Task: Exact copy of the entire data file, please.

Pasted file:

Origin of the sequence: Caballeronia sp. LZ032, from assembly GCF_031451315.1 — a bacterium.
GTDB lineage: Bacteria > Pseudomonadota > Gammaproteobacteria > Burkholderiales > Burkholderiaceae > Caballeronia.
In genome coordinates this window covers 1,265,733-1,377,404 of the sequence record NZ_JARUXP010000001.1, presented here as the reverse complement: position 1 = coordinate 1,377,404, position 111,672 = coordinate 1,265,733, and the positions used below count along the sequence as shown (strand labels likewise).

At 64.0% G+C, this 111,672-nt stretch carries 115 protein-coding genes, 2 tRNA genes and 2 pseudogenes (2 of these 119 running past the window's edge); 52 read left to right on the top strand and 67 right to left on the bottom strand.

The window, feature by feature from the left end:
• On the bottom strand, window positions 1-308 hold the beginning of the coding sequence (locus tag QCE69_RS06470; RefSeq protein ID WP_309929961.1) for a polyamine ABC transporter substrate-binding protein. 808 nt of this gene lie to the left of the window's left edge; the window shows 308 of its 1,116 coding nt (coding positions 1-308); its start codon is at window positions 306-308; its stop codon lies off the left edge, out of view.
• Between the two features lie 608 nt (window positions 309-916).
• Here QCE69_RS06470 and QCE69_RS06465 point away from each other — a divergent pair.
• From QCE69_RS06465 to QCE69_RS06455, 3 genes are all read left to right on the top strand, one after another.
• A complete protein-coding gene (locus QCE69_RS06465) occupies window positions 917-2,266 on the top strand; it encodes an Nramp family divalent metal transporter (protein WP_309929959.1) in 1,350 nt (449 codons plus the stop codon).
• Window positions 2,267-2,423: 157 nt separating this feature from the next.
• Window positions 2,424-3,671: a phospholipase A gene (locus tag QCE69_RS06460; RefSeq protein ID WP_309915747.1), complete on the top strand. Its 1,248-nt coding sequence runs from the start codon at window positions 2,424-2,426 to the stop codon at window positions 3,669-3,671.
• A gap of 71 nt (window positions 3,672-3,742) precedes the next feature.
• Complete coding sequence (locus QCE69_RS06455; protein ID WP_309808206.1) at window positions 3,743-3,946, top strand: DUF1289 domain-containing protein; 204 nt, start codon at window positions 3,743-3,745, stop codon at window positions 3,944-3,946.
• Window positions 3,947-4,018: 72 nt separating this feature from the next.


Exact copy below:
Origin of the sequence: Caballeronia sp. LZ032, from assembly GCF_031451315.1 — a bacterium.
GTDB lineage: Bacteria > Pseudomonadota > Gammaproteobacteria > Burkholderiales > Burkholderiaceae > Caballeronia.
In genome coordinates this window covers 1,265,733-1,377,404 of the sequence record NZ_JARUXP010000001.1, presented here as the reverse complement: position 1 = coordinate 1,377,404, position 111,672 = coordinate 1,265,733, and the positions used below count along the sequence as shown (strand labels likewise).

At 64.0% G+C, this 111,672-nt stretch carries 115 protein-coding genes, 2 tRNA genes and 2 pseudogenes (2 of these 119 running past the window's edge); 52 read left to right on the top strand and 67 right to left on the bottom strand.

The window, feature by feature from the left end:
• On the bottom strand, window positions 1-308 hold the beginning of the coding sequence (locus tag QCE69_RS06470; RefSeq protein ID WP_309929961.1) for a polyamine ABC transporter substrate-binding protein. 808 nt of this gene lie to the left of the window's left edge; the window shows 308 of its 1,116 coding nt (coding positions 1-308); its start codon is at window positions 306-308; its stop codon lies off the left edge, out of view.
• Between the two features lie 608 nt (window positions 309-916).
• Here QCE69_RS06470 and QCE69_RS06465 point away from each other — a divergent pair.
• From QCE69_RS06465 to QCE69_RS06455, 3 genes are all read left to right on the top strand, one after another.
• A complete protein-coding gene (locus QCE69_RS06465) occupies window positions 917-2,266 on the top strand; it encodes an Nramp family divalent metal transporter (protein WP_309929959.1) in 1,350 nt (449 codons plus the stop codon).
• Window positions 2,267-2,423: 157 nt separating this feature from the next.
• Window positions 2,424-3,671: a phospholipase A gene (locus tag QCE69_RS06460; RefSeq protein ID WP_309915747.1), complete on the top strand. Its 1,248-nt coding sequence runs from the start codon at window positions 2,424-2,426 to the stop codon at window positions 3,669-3,671.
• A gap of 71 nt (window positions 3,672-3,742) precedes the next feature.
• Complete coding sequence (locus QCE69_RS06455; protein ID WP_309808206.1) at window positions 3,743-3,946, top strand: DUF1289 domain-containing protein; 204 nt, start codon at window positions 3,743-3,745, stop codon at window positions 3,944-3,946.
• Window positions 3,947-4,018: 72 nt separating this feature from the next.